The Court in Central Bank rejected the notion that Congress implicitly intended to include aiding and abetting liability in the Exchange Act and dismissed the policy considerations advanced by plaintiffs and interested parties. It was well aware of the practical costs, including the litigation costs to innocent defendants in fighting even weak claims, in extending liability. Noting that ”[s]econdary liability for aiders and abettors exacts costs that may disserve the goals of fair dealing and efficiency in the securities markets,”[12] the Court explained that “[l]itigation under 10b-5 thus requires secondary actors to expend large sums even for pretrial defense and the negotiations of settlement.”[13] The Court held that “a private plaintiff may not maintain an aiding and abetting suit under § 10(b).”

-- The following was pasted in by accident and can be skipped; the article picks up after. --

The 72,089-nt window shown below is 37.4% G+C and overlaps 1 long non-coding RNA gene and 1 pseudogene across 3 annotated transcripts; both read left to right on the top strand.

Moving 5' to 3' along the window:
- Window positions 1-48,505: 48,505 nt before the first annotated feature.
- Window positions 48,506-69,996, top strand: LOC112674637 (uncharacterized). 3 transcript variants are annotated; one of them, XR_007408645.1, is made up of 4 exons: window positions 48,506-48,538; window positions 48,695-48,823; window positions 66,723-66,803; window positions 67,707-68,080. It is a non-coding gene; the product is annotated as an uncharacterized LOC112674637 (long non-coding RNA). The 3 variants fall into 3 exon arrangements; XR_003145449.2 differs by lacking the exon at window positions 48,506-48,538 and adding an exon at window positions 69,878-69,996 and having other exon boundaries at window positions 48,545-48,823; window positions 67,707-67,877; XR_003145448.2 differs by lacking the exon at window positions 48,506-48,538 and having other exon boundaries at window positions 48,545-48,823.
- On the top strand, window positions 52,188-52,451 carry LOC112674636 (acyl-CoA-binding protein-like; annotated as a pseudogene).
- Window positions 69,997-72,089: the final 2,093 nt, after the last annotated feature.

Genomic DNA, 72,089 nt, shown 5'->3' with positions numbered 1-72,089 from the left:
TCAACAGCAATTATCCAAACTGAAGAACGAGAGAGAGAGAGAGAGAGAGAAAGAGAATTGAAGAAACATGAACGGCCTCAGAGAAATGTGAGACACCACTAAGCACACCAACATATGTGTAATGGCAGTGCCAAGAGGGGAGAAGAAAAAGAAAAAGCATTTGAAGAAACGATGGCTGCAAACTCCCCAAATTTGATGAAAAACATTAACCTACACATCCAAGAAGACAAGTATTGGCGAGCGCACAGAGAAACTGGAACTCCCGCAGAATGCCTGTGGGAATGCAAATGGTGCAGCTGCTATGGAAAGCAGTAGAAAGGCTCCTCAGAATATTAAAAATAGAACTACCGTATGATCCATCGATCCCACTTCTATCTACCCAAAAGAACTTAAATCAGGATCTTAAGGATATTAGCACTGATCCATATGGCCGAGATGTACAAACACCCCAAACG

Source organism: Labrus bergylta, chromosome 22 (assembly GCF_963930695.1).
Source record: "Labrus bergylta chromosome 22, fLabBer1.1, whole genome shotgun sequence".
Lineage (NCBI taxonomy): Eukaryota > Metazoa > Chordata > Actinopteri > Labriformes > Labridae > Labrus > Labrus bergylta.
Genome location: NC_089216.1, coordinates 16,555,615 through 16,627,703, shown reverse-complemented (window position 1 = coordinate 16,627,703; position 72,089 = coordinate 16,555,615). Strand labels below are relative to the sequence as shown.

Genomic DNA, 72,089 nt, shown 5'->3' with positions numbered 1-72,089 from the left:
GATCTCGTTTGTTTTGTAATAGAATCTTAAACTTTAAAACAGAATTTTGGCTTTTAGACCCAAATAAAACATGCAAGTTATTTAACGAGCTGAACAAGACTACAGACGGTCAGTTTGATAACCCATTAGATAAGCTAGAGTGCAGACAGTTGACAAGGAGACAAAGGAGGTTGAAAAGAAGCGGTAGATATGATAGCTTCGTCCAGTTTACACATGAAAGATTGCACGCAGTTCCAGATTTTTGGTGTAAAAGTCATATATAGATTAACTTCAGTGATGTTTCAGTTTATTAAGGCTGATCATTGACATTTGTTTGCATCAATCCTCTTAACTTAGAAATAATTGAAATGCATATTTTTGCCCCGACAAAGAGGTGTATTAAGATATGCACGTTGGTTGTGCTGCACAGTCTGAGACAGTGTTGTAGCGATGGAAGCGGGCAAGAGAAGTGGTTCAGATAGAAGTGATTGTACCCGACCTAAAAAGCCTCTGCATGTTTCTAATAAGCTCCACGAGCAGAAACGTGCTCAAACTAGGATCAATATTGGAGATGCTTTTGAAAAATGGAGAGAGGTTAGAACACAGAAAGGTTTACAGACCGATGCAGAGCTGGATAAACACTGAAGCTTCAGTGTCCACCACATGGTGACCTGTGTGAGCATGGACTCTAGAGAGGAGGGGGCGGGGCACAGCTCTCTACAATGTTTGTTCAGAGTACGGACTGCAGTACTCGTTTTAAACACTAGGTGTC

In the wake of Central Bank, Congress rejected calls to create an express private right of action against aiders and abettors. Instead, in enacting the Private Securities Litigation Reform Act of 1995 (PSLRA), Congress amended the Exchange Act by directing the SEC (though not private litigants) to prosecute aiders and abettors.[14]

Stoneridge Investment Partners, LLC v. Scientific Atlanta, Inc. 
In 2008, the Supreme Court was again asked to consider the reach of the implied private right of action under Section 10(b) and Rule 10b-5. In Stoneridge Investment Partners, LLC v. Scientific Atlanta, Inc.,[15] the plaintiffs filed a class-action lawsuit on behalf of purchasers of company stock seeking to impose liability on two of the defendant company’s customers and suppliers whose private dealings with the public company had aided the company in misleading its auditor and issuing misleading financial statements to the market. The Court granted certiorari to resolve a conflict among the circuit courts as to when an investor may recover from a party that does not make a misstatement or an omission but participates in a “scheme” to violate Section 10(b)—that is, the imposition of liability on defendants who participate in a chain of conduct that results in a public misstatement.